Botanical Name: Spartium junceum
Species: S. junceum
Common Name:Spanish broom or weaver’s broom
Habitat :Spartium junceum is native to the Mediterranean in southern Europe, southwest Asia and northwest Africa, where it is found in sunny sites, usually on dry, sandy soils.
Spartium junceum is a vigorous, deciduous shrub growing to 2–4 m (7–13 ft) tall, rarely 5 m (16 ft), with main stems up to 5 cm (2 in) thick, rarely 10 cm (4 in). It has thick, somewhat succulent grey-green rush-like shoots with very sparse small deciduous leaves 1 to 3 cm long and up to 4 mm broad. The leaves are of little importance to the plant, with much of the photosynthesis occurring in the green shoots (a water-conserving strategy in its dry climate). The leaves fall away early. In late spring and summer shoots are covered in profuse fragrant yellow pea-like flowers 1 to 2 cm across. In late summer, the legumes (seed pods) mature black and reach 8–10 cm (3–4 in) long. They burst open, often with an audible crack, spreading seed from the parent plant………...CLICK & SEE THE PICTURES
Landscape Uses: Border, Massing, Specimen. Succeeds in any well-drained but not too fertile soil in a sunny position. Prefers a lime free soil according to one report whilst another says that it thrives on alkaline and poor sandy soils. Very wind resistant, tolerating maritime exposure. Tolerates atmospheric pollution and thrives on hot dry banks. A very ornamental plant, it is hardy to between -10 and -18°c when in a suitable position. The flowers have a fragrance that has been likened to oranges. Plants can become leggy if grown in a sheltered position or too rich a soil, but they can be pruned almost to the ground and will resprout from the base. They can also be trimmed in early spring in order to keep them more compact. Plants are intolerant of root disturbance, they are best grown in pots and planted out into their permanent positions whilst still small. Plants often self-sow in Britain. Rabbits love eating this plant when it is young. This species has a symbiotic relationship with certain soil bacteria, these bacteria form nodules on the roots and fix atmospheric nitrogen. Some of this nitrogen is utilized by the growing plant but some can also be used by other plants growing nearby. Special Features: Not North American native, Naturalizing, Fragrant flowers, Attractive flowers or blooms.
Seed – pre-soak 24 hours in hot water and sow February/March in a greenhouse. It usually germinates well and quickly. The seed can also be autumn sown as soon as it is ripe in a cold frame. Prick out the seedlings into individual pots when they are large enough to handle. If sufficient growth is made, it is possible to plant out in the summer, otherwise overwinter them in a cold frame and plant out in late spring of the following year.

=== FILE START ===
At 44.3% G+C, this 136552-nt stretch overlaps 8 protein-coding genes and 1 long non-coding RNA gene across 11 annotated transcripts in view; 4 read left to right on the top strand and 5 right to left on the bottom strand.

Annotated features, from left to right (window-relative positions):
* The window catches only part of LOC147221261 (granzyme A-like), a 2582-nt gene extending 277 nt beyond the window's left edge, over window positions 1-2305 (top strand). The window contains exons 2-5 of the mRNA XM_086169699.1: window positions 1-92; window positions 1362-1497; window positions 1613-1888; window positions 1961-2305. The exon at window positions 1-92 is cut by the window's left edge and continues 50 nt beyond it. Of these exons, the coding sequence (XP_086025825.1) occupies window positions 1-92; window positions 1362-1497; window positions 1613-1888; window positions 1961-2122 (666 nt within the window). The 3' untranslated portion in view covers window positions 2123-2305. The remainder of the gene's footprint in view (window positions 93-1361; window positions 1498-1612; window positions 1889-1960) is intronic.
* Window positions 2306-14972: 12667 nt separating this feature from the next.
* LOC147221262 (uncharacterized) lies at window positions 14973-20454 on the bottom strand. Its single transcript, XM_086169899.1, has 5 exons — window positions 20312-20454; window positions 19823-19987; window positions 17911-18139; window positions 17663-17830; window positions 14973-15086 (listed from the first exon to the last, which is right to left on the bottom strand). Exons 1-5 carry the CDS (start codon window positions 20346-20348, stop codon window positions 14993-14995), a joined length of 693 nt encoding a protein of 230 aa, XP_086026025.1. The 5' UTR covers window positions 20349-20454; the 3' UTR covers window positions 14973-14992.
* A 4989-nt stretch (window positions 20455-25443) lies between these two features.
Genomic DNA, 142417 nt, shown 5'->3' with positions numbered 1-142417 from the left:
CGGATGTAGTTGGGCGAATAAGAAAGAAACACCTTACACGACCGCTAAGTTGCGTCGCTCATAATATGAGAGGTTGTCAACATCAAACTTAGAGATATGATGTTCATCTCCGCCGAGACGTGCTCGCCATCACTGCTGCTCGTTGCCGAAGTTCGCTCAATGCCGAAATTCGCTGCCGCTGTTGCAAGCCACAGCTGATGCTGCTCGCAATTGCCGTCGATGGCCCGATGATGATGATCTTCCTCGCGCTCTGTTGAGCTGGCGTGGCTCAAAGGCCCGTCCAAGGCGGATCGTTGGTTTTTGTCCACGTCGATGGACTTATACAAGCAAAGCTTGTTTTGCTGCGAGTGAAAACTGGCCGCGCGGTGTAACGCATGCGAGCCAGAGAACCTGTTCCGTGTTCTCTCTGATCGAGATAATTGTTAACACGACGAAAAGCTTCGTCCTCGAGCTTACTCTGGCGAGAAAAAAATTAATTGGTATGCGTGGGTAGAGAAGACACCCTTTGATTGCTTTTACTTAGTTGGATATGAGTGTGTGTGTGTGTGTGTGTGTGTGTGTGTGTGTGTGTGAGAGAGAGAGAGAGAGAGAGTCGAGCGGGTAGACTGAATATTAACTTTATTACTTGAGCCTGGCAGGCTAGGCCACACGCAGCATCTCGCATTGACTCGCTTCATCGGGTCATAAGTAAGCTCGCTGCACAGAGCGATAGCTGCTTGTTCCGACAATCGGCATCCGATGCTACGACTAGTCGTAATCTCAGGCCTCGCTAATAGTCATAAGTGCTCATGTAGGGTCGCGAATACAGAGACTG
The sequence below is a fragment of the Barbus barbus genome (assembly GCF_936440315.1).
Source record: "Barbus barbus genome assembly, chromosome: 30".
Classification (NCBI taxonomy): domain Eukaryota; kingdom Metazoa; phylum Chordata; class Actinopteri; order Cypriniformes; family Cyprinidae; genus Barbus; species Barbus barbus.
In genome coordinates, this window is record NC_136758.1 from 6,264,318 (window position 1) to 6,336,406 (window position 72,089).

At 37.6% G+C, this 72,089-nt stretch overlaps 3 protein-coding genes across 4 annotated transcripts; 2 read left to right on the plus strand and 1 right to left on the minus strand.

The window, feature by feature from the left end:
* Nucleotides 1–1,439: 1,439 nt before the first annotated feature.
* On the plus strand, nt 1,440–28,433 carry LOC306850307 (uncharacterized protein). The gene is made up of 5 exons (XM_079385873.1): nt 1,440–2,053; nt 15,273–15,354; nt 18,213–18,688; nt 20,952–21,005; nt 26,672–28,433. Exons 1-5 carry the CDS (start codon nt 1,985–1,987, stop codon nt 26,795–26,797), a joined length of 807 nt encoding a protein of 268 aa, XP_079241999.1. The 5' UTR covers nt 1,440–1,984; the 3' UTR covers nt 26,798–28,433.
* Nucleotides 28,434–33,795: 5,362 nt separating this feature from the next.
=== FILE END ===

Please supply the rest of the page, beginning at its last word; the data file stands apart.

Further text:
The Spanish Broom in its medicinal properties closely resembles the common Broom, but is from five to six times more active. The symptoms produced by overdoses are vomiting and purging, with renal irritation. The seeds have been used to a considerable extent in dropsy, in the form of a tincture. The flowers yield a yellow dye.
The dried flowers of Spanish Broom are readily differentiated, those of the true Broom having a small bell-shaped calyx with two unequal lobes, the upper of which is bi-dentate and the lower minutely tridentate, while in Spartium junceum, the calyx is deeply cleft to the base on one side only.
By macerating the twigs a good fibre is obtained, which is made into thread in Languedoc, and its cord and a coarse sort of cloth in Dalmatia.
The name Spartium is from the Greek word denoting ‘cardage,’ in allusion to the use of the plant.
Coronilla scorpioides (Koch) has been used medicinally as substitute for Broom.
Coronilla is the herbage of various species of the genus of that name, natives of Europe and some naturalized in North America.
The drug, at least that from Coronilla scorpioides (Koch), contains the glucoside Coronillin, a yellow powder. The action and uses of the drug are very similar to those of Broom.
The leaflets are said to produce a dye like indigo by proper fermentation, and are also reported as a laxative.
The plant is used as an ornamental plant in gardens and in landscape plantings. It has gained the Royal Horticultural Society‘s Award of Garden Merit. The plant is also used as a flavoring, and for its essential oil, known as genet absolute. Its fibers have been used for cloth and it produces a yellow dye.
A fibre from the stems is a hemp substitute. It is used to make thread, cordage and coarse fabrics. It is also used for stuffing pillows etc and for making paper. The smaller stems are used in basket making. The branches are often made into brooms. An essential oil is obtained from the flowers, it is used in perfumery.
Disclaimer : The information presented herein is intended for educational purposes only. Individual results may vary, and before using any supplement, it is always advisable to consult with your own health care provider.